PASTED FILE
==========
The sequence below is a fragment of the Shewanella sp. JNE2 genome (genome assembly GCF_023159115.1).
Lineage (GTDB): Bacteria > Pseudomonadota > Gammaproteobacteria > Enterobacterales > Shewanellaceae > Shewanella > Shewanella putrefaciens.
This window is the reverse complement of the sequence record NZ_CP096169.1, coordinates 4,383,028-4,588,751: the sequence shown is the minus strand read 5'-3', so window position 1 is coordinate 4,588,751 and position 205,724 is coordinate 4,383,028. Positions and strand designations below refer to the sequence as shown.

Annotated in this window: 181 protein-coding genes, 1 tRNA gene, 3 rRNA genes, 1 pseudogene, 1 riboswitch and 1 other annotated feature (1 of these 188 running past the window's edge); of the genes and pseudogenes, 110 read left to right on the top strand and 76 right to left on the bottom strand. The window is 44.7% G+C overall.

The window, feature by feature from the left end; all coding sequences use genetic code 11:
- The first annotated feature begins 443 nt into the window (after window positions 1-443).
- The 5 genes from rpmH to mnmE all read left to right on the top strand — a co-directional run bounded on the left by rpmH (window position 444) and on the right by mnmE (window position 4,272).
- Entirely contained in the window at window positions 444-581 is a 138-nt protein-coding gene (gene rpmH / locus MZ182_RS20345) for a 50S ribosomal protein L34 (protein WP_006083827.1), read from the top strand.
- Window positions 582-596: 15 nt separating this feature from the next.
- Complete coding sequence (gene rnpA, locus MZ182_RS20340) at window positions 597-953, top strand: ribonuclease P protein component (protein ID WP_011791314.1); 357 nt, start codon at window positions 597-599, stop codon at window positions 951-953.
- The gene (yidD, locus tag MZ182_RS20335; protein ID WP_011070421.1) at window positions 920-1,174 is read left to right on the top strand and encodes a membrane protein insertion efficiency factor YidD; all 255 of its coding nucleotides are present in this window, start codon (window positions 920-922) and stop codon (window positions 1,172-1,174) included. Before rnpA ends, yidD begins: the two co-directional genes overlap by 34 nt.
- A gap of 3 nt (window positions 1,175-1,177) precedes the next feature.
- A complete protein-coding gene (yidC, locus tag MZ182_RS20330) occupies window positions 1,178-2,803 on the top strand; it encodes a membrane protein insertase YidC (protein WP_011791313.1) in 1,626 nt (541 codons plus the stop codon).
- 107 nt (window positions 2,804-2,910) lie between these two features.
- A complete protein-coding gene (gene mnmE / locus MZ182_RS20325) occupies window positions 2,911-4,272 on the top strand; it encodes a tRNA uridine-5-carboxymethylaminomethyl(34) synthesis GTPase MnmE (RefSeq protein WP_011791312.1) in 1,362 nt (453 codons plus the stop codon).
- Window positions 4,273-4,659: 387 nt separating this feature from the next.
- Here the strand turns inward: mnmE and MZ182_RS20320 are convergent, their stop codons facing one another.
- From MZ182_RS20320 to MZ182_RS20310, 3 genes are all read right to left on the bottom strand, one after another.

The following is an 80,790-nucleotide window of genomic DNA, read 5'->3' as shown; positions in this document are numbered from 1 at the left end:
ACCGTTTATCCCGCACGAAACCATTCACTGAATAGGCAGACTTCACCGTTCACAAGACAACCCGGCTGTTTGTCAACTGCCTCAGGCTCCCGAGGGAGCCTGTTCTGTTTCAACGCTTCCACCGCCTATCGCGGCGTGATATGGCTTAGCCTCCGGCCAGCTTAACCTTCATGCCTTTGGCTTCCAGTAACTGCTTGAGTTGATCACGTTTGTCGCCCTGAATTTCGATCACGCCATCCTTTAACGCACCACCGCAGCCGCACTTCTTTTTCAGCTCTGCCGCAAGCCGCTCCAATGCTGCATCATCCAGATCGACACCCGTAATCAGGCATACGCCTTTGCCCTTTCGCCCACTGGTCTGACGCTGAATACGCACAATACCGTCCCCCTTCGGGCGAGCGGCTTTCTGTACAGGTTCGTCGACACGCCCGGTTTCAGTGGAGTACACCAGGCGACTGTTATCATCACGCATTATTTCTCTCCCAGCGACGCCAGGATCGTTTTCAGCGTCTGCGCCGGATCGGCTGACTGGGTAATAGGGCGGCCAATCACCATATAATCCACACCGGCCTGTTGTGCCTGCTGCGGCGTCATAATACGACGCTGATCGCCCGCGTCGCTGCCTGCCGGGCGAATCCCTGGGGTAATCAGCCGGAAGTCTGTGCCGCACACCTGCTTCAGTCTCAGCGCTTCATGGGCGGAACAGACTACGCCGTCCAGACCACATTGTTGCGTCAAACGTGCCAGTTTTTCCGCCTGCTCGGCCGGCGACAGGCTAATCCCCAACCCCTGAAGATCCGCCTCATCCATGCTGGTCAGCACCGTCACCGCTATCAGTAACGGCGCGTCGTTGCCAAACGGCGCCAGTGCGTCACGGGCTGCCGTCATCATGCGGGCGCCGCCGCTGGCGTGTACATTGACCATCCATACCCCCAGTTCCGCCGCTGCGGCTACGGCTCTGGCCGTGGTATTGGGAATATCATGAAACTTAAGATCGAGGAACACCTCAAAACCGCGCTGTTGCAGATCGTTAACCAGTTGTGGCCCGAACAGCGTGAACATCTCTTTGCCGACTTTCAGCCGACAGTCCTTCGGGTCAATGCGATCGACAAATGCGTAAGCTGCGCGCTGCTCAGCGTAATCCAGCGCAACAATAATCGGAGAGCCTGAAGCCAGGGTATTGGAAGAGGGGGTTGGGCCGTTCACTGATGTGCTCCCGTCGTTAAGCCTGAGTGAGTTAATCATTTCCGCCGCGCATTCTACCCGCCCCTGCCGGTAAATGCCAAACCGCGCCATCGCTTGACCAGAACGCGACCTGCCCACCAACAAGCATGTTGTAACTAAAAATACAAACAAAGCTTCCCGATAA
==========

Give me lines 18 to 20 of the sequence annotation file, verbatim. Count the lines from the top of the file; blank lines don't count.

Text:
- From MZ182_RS20320 to MZ182_RS20310, 3 genes are all read right to left on the bottom strand, one after another.

The following is an 80,790-nucleotide window of genomic DNA, read 5'->3' as shown; positions in this document are numbered from 1 at the left end:
ACCGTTTATCCCGCACGAAACCATTCACTGAATAGGCAGACTTCACCGTTCACAAGACAACCCGGCTGTTTGTCAACTGCCTCAGGCTCCCGAGGGAGCCTGTTCTGTTTCAACGCTTCCACCGCCTATCGCGGCGTGATATGGCTTAGCCTCCGGCCAGCTTAACCTTCATGCCTTTGGCTTCCAGTAACTGCTTGAGTTGATCACGTTTGTCGCCCTGAATTTCGATCACGCCATCCTTTAACGCACCACCGCAGCCGCACTTCTTTTTCAGCTCTGCCGCAAGCCGCTCCAATGCTGCATCATCCAGATCGACACCCGTAATCAGGCATACGCCTTTGCCCTTTCGCCCACTGGTCTGACGCTGAATACGCACAATACCGTCCCCCTTCGGGCGAGCGGCTTTCTGTACAGGTTCGTCGACACGCCCGGTTTCAGTGGAGTACACCAGGCGACTGTTATCATCACGCATTATTTCTCTCCCAGCGACGCCAGGATCGTTTTCAGCGTCTGCGCCGGATCGGCTGACTGGGTAATAGGGCGGCCAATCACCATATAATCCACACCGGCCTGTTGTGCCTGCTGCGGCGTCATAATACGACGCTGATCGCCCGCGTCGCTGCCTGCCGGGCGAATCCCTGGGGTAATCAGCCGGAAGTCTGTGCCGCACACCTGCTTCAGTCTCAGCGCTTCATGGGCGGAACAGACTACGCCGTCCAGACCACATTGTTGCGTCAAACGTGCCAGTTTTTCCGCCTGCTCGGCCGGCGACAGGCTAATCCCCAACCCCTGAAGATCCGCCTCATCCATGCTGGTCAGCACCGTCACCGCTATCAGTAACGGCGCGTCGTTGCCAAACGGCGCCAGTGCGTCACGGGCTGCCGTCATCATGCGGGCGCCGCCGCTGGCGTGTACATTGACCATCCATACCCCCAGTTCCGCCGCTGCGGCTACGGCTCTGGCCGTGGTATTGGGAATATCATGAAACTTAAGATCGAGGAACACCTCAAAACCGCGCTGTTGCAGATCGTTAACCAGTTGTGGCCCGAACAGCGTGAACATCTCTTTGCCGACTTTCAGCCGACAGTCCTTCGGGTCAATGCGATCGACAAATGCGTAAGCTGCGCGCTGCTCAGCGTAATCCAGCGCAACAATAATCGGAGAGCCTGAAGCCAGGGTATTGGAAGAGGGGGTTGGGCCGTTCACTGATGTGCTCCCGTCGTTAAGCCTGAGTGAGTTAATCATTTCCGCCGCGCATTCTACCCGCCCCTGCCGGTAAATGCCAAACCGCGCCATCGCTTGACCAGAACGCGACCTGCCCACCAACAAGCATGTTGTAACTAAAAATACAAACAAAGCTTCCCGATAA